James MacMillan

Written by: Colin Anderson

”Darkness into Light”, the BBC Symphony Orchestra features James MacMillan for its January Weekend, 14th-16th, about which the composer speaks…

London’s contemporary music agenda for January now regularly includes the Park Lane Group’s recitals (Purcell Room until the 14th) and the BBC Symphony Orchestra’s composer weekend at the Barbican. This year it’s James MacMillan. The publicity is fuelled by his reputation for emotional and dramatic music, grabbing listeners by scruffs of necks. Is this how he sees it? “These are other people’s observations. When I’m writing music I have an ideal listener in mind, someone thirsty for an engagement with something unknown and new. I have my own thoughts about music’s power, the way it connects deeply with our secret selves. The music throughout history I like has that powerful core. There is a deeper priority that has to be at work, an indecipherable priority, that deals with spiritual matters; I always find that people, if they are truly listening actively to any piece of serious music, open themselves up to having their lives impacted upon or changed even.”

The Weekend embraces established MacMillan scores and London premieres, including A Deep but Dazzling Darkness and Parthenogenesis, the former a “violin concerto. I made the discovery that before St Cecilia was the Patron Saint of Music the medieval music guilds throughout Europe regarded Job, from the Old Testament, as the patron: an intriguing and baffling connection; there’s not many musical references in Job. The musicians of ancient times made woodcuts of musicians visiting Job, the violinist represents Job, and they saw music as healing physical and spiritual wounds. In our time, Tippett spoke about the connections between music and compassion.” Parthenogenesis is a “music-theatre piece dealing with human cloning, a very vibrant and troublesome issue. My antenna is always bristling. I see the importance in my music for the inspiration that comes from extra-musical sources. These are the only two pieces of mine that use tape. I’ve never been very comfortable in studios but there were aspects of the instrumental palette that I wanted to extend, meaning some sort of manipulation in an electronic or computer-based way. I took an assistant and he pressed all the right buttons.”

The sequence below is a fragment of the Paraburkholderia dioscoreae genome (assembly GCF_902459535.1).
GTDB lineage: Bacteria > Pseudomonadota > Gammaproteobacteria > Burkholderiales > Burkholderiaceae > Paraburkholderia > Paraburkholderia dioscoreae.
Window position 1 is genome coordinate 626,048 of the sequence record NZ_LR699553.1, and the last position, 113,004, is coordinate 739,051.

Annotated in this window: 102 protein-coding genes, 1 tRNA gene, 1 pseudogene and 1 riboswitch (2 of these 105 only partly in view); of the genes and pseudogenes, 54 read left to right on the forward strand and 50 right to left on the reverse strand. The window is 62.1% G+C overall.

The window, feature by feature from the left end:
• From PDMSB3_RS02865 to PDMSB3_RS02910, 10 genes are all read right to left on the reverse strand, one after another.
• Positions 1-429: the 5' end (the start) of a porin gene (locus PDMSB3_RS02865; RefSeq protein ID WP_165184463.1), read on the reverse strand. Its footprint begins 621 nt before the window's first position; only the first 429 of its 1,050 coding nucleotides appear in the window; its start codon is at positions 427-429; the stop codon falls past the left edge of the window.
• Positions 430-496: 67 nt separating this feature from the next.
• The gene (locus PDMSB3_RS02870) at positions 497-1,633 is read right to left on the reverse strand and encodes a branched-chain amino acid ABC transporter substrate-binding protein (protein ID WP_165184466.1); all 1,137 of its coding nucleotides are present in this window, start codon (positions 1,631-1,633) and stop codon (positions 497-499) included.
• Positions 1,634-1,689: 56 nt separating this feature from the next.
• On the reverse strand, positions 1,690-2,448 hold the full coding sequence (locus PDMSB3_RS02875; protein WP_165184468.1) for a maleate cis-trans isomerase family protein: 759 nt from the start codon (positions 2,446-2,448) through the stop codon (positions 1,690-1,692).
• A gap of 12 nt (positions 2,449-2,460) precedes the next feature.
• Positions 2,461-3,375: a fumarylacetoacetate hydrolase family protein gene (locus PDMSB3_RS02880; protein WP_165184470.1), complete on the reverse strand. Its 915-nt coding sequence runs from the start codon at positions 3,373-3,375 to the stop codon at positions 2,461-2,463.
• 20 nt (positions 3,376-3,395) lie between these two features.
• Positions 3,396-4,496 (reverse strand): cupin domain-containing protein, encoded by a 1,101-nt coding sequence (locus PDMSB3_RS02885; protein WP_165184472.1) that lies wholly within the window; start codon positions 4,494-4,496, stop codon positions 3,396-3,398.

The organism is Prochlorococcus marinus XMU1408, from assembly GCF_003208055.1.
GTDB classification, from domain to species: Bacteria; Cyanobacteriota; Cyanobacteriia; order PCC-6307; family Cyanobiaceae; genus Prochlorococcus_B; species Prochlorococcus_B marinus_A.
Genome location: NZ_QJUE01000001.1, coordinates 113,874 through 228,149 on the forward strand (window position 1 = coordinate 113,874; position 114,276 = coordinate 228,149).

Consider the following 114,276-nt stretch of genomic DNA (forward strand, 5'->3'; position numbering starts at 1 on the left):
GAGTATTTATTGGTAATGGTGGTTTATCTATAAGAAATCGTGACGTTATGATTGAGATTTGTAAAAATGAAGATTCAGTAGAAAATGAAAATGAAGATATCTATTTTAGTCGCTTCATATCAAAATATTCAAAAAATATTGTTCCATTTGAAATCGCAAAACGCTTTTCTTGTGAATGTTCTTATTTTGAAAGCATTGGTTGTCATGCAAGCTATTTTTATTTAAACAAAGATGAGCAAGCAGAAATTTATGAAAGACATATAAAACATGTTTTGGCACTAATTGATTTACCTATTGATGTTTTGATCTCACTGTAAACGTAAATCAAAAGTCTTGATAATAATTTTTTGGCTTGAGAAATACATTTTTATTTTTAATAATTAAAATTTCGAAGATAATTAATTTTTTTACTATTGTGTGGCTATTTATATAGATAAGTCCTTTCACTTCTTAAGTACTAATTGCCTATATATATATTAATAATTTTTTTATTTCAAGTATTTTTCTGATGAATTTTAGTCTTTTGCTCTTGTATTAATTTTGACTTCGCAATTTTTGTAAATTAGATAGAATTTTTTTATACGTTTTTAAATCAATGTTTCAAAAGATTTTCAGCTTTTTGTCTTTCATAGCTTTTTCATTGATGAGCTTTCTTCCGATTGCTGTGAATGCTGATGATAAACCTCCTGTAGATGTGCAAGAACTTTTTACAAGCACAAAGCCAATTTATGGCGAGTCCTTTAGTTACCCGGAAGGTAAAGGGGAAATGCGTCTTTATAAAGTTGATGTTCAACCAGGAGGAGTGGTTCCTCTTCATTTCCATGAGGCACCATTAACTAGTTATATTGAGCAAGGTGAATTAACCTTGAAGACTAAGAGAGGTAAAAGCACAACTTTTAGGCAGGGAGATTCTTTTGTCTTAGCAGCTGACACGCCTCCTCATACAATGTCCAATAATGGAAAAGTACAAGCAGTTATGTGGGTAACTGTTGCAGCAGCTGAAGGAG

James MacMillan will be conducting two of the Weekend’s concerts. “I love doing it. I have a composer’s solidarity with my colleagues, whether it’s Birtwistle or Haydn, an insider’s perspective.” The Weekend is actually MacMillan-plus. Other composers include Birtwistle, “a composer I admire greatly; there’s an uncommon energy to his works. Exody is an incredible piece teeming with ideas, sonorities and excitement.” John Casken’s Violin Concerto is scheduled, too. “I studied with John, a marvellous, humane and inspirational teacher. He has a painterly approach to writing music; there’s a love of textures and the artistry of orchestration. The violin line in this concerto sings beautifully; it reminds me of Berg and the great twentieth-century melodists.” There’s also the triumvirate of Gubaidulina, Schnittke and Ustvolskaya, similar if distinct worlds. “My deep concern with a lot of Western avant-garde music is that it has focussed on the surface so much that it’s turned surface details into a highly-crafted fetish in which an emotional, deep core is absent. The opposite is the case with these Russians; their surfaces are raw and ham-fistedly crafted, but there’s a burning desire to connect.”

Typical of these Weekends, starting Friday evening (Barbican Hall, St Giles and Guildhall School of Music) is concerts, films and talks; and, late-night Saturday (from 10) brings Ceildih – a free dance and drink in the Barbican foyer. Is James going? “I should. Scottish country dancing is something I’ve grown up with, but I don’t want to be the only one making a fool of myself! Might be good fun.”

James MacMillan conducts the BBCSO and the BBC Philharmonic; he is composer/conductor of the latter. Just issued is his third Chandos CD in this role; CHAN10275 includes The Confession of Isobel Gowdie, which put MacMillan on the musical map, and is included in Saturday evening’s concert (televised on BBC4). One work from a vivid and communicative catalogue: “Music is completely immaterial, it exists in the ether; but it’s palpably real and powerful and analogous with spiritual dimensions.”

  • Barbican
  • The above article was published in “What’s On in London” on 12 January 2005 and is reproduced here with permission

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